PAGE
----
Let me start by being straight with you: the Marine Corps is not for everyone.
The culture and challenges you will face will be harder than any other JAG branch, if you are not dead set on being a Marine then don’t even bother showing up.
When I went to law school I knew I was interested in joining the military, but I did not know JAGS existed, and no I had never seen A Few Good Men. My dad was the one who mentioned it and I started looking into the programs.
Thankfully where I went to law school brought each branch onto campus to do a presentation and a Q and A. By the time they came to campus I had already decided it was either Marines or Navy for me. I wanted to be near water and was not interested in the Coast Guard. I knew that getting into the Navy is harder academically, but I was in the top half of a top 50 law school. I also knew that getting myself into Marine physical fitness shape was going to take some serious time.
After attending the presentations, I knew it was the Marines or nothing for me. Just on logistics, the Marines let you get involved sooner. The Navy, you do not go to Office Candidate School until after you have taken and passed the bar. You do not commission until after Officer Candidate School, which is after law school. With the Marines, you can go to OCS prior to your 1L year if you are really on top of it. I went between my 1L and 2L year and commissioned directly after. After you commission, you fall into the reserve category until you pass the bar and attend TBS. However, you are earning time in service while you are in law school. Therefore, you will rank up shortly after law school to 1stLt depending on when you go to OCS.
That was the basic reason why I was drawn to the Marines. Other logistic ones included concerned the bases: they are all near water and you can still end up at a Naval base. The interview process is a bit easier than the Navy one, my interview was only one question, “why do you want to be a Marine Corps Officer?” compared to friends who have sat for Navy and Air Force interviews that were 2-3 hours long. The important part of the Marine interview process is your application and PFT scores, those are what get you selected to attend OCS.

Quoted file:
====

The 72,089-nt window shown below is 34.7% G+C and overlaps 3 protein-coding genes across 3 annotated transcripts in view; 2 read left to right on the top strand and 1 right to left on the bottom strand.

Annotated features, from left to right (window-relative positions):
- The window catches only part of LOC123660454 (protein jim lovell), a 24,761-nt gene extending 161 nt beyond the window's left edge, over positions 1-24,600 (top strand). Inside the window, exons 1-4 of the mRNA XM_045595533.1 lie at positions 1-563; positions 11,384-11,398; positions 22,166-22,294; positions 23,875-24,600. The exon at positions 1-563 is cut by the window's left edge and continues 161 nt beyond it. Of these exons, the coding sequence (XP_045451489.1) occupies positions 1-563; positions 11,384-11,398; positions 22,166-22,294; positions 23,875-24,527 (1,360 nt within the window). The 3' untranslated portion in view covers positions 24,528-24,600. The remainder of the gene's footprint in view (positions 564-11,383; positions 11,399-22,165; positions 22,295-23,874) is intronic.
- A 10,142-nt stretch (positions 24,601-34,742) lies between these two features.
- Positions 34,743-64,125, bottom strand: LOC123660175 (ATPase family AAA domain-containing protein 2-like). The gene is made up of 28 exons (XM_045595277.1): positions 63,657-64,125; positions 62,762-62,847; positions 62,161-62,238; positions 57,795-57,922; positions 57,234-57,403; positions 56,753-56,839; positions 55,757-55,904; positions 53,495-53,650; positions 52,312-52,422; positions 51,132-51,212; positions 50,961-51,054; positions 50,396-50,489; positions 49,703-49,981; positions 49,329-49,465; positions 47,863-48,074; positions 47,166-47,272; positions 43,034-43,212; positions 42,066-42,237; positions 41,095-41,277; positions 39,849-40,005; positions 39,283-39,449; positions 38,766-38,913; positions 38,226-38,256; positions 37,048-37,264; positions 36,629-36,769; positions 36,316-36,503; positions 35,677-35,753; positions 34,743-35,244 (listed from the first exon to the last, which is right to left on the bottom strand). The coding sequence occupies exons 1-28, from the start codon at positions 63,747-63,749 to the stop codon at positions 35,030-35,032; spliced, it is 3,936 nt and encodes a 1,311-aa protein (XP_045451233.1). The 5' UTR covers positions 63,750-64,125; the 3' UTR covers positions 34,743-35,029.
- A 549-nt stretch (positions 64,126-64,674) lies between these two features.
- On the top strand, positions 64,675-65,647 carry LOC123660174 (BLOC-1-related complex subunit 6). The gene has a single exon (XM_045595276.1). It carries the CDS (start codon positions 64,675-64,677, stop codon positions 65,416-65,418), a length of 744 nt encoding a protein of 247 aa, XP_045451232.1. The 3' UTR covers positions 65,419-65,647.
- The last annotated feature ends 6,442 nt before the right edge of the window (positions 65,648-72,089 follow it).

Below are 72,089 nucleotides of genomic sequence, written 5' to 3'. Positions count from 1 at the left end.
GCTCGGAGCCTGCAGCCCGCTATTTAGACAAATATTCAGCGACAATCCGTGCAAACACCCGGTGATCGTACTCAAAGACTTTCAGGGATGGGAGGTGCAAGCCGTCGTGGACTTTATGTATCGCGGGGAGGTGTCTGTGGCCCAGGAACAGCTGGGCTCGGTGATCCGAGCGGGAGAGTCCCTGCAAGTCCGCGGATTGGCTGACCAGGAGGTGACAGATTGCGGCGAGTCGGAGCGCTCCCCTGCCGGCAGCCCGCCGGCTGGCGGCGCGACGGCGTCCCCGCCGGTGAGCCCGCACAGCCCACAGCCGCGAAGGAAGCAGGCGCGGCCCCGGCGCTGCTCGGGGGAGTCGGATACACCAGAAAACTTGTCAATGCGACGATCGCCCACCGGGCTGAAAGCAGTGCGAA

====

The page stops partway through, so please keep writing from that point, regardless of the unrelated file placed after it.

However, even after all of that, the main reason I joined the Marines over any other branch, it was the challenge and the culture.
Marines have the hardest PFT standards, and they make the females do the pull-ups which I liked even more. My OSO has an amazing set-up they do weekly PTs and the candidates would do our own PT every other day. So, every day, I had people to push me harder than I ever have before. Finally, they are the only branch where you are a military member first and then a JAG. Every other branch, you are just a JAG, you are separated from the others. In the Marines, you are a Marine first and then you are a JAG. Every Marine is a rifleman and you will learn that. If the Marines need you to be in another position besides a JAG, you are able to be because the good of the Marine Corps comes before you just being a JAG. If you want to just be a JAG in the branch you are in, then the Marines are not it for you.
The Marines will push you, my first day of Office PT I questioned why I was there. It is acceptable to question and ask yourself if this is really for you because the Marines only want people who want to be there. They are going to make you a Marine. At OCS they will test your limits and see if you can be a leader that they need you to be, at TBS they will teach you how to be that leader. If you want to serve in the nation’s most revered fighting force then the Marines is absolutely the choice. If you are not completely motivated on becoming a Marne Corps Officer, then realize that now and research the other branches. If after all of this, you are still dedicated to that path, go find your nearest OSO. Remember, few can be Marines, but even fewer can lead them and that decision is up to you.
Thank you to Lt B for your guest contribution!